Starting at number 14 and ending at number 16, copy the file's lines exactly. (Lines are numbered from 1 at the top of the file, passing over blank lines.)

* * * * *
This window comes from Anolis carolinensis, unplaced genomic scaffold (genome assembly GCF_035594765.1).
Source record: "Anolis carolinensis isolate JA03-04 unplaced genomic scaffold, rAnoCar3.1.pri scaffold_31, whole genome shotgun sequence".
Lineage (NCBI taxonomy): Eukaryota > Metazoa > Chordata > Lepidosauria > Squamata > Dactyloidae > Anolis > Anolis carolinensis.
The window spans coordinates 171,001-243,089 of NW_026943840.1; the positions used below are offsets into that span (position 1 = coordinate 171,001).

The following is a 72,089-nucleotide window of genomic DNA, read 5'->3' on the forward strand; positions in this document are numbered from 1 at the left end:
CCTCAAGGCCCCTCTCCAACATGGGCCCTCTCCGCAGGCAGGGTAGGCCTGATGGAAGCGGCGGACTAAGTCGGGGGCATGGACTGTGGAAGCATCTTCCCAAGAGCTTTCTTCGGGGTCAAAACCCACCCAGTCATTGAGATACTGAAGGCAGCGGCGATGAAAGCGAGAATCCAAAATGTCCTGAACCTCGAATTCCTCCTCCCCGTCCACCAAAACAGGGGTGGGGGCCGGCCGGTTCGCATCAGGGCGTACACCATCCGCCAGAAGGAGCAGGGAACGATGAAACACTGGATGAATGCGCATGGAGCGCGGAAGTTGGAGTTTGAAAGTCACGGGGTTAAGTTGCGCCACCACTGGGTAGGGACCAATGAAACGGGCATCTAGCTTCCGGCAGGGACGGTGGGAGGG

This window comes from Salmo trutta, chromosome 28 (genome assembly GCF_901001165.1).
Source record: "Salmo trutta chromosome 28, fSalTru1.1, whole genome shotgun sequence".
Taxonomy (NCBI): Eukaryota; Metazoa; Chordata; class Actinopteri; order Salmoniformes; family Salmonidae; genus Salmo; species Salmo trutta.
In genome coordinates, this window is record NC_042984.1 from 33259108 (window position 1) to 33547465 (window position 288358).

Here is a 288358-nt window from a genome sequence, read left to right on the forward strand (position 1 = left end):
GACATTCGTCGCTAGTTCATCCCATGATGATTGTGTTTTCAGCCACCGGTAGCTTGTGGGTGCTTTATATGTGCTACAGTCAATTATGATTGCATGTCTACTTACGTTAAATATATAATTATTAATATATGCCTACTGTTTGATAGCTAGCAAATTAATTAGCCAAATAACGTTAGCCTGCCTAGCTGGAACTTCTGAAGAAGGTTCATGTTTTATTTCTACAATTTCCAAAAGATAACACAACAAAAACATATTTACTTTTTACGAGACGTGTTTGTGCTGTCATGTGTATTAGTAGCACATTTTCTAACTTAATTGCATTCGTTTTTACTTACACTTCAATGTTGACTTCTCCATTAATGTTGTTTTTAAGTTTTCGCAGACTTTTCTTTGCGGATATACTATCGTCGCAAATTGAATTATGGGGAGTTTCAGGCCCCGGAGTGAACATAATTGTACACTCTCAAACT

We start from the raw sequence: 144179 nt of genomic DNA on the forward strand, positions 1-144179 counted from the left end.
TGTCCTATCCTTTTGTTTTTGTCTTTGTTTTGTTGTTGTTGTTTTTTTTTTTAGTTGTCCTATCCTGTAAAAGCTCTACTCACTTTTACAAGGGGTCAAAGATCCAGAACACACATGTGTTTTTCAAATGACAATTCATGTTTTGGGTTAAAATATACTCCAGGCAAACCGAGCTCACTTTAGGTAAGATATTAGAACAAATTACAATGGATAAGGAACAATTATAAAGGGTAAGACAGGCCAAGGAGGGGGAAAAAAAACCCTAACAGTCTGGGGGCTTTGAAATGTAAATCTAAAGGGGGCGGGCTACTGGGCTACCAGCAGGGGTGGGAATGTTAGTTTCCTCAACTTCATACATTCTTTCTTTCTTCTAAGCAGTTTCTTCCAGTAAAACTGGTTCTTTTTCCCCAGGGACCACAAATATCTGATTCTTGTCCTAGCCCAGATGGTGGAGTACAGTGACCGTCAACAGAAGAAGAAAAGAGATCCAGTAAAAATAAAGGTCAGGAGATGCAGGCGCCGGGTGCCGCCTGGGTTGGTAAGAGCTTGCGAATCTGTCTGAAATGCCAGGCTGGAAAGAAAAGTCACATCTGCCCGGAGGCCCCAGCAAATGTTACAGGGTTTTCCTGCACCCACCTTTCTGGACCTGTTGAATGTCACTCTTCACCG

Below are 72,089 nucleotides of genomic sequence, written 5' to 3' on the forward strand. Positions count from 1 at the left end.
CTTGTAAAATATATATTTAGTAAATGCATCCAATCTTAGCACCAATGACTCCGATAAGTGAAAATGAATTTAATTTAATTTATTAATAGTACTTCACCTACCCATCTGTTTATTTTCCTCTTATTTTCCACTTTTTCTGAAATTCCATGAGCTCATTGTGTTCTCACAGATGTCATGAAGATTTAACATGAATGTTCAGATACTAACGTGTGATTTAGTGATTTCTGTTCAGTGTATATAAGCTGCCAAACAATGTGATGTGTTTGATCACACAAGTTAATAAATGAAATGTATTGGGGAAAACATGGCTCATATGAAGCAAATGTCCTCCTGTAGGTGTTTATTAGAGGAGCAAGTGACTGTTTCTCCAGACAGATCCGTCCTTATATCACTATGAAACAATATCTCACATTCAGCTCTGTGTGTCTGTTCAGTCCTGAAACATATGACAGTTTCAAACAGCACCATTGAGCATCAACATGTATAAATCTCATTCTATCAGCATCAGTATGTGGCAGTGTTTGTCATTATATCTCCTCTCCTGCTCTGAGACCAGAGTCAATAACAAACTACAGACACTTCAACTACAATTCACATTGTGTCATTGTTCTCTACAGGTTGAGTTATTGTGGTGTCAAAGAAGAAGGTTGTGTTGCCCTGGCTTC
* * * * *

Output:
TGTCCTATCCTTTTGTTTTTGTCTTTGTTTTGTTGTTGTTGTTTTTTTTTTTAGTTGTCCTATCCTGTAAAAGCTCTACTCACTTTTACAAGGGGTCAAAGATCCAGAACACACATGTGTTTTTCAAATGACAATTCATGTTTTGGGTTAAAATATACTCCAGGCAAACCGAGCTCACTTTAGGTAAGATATTAGAACAAATTACAATGGATAAGGAACAATTATAAAGGGTAAGACAGGCCAAGGAGGGGGAAAAAAAACCCTAACAGTCTGGGGGCTTTGAAATGTAAATCTAAAGGGGGCGGGCTACTGGGCTACCAGCAGGGGTGGGAATGTTAGTTTCCTCAACTTCATACATTCTTTCTTTCTTCTAAGCAGTTTCTTCCAGTAAAACTGGTTCTTTTTCCCCAGGGACCACAAATATCTGATTCTTGTCCTAGCCCAGATGGTGGAGTACAGTGACCGTCAACAGAAGAAGAAAAGAGATCCAGTAAAAATAAAGGTCAGGAGATGCAGGCGCCGGGTGCCGCCTGGGTTGGTAAGAGCTTGCGAATCTGTCTGAAATGCCAGGCTGGAAAGAAAAGTCACATCTGCCCGGAGGCCCCAGCAAATGTTACAGGGTTTTCCTGCACCCACCTTTCTGGACCTGTTGAATGTCACTCTTCACCG

Below are 72,089 nucleotides of genomic sequence, written 5' to 3' on the forward strand. Positions count from 1 at the left end.
CTTGTAAAATATATATTTAGTAAATGCATCCAATCTTAGCACCAATGACTCCGATAAGTGAAAATGAATTTAATTTAATTTATTAATAGTACTTCACCTACCCATCTGTTTATTTTCCTCTTATTTTCCACTTTTTCTGAAATTCCATGAGCTCATTGTGTTCTCACAGATGTCATGAAGATTTAACATGAATGTTCAGATACTAACGTGTGATTTAGTGATTTCTGTTCAGTGTATATAAGCTGCCAAACAATGTGATGTGTTTGATCACACAAGTTAATAAATGAAATGTATTGGGGAAAACATGGCTCATATGAAGCAAATGTCCTCCTGTAGGTGTTTATTAGAGGAGCAAGTGACTGTTTCTCCAGACAGATCCGTCCTTATATCACTATGAAACAATATCTCACATTCAGCTCTGTGTGTCTGTTCAGTCCTGAAACATATGACAGTTTCAAACAGCACCATTGAGCATCAACATGTATAAATCTCATTCTATCAGCATCAGTATGTGGCAGTGTTTGTCATTATATCTCCTCTCCTGCTCTGAGACCAGAGTCAATAACAAACTACAGACACTTCAACTACAATTCACATTGTGTCATTGTTCTCTACAGGTTGAGTTATTGTGGTGTCAAAGAAGAAGGTTGTGTTGCCCTGGCTTC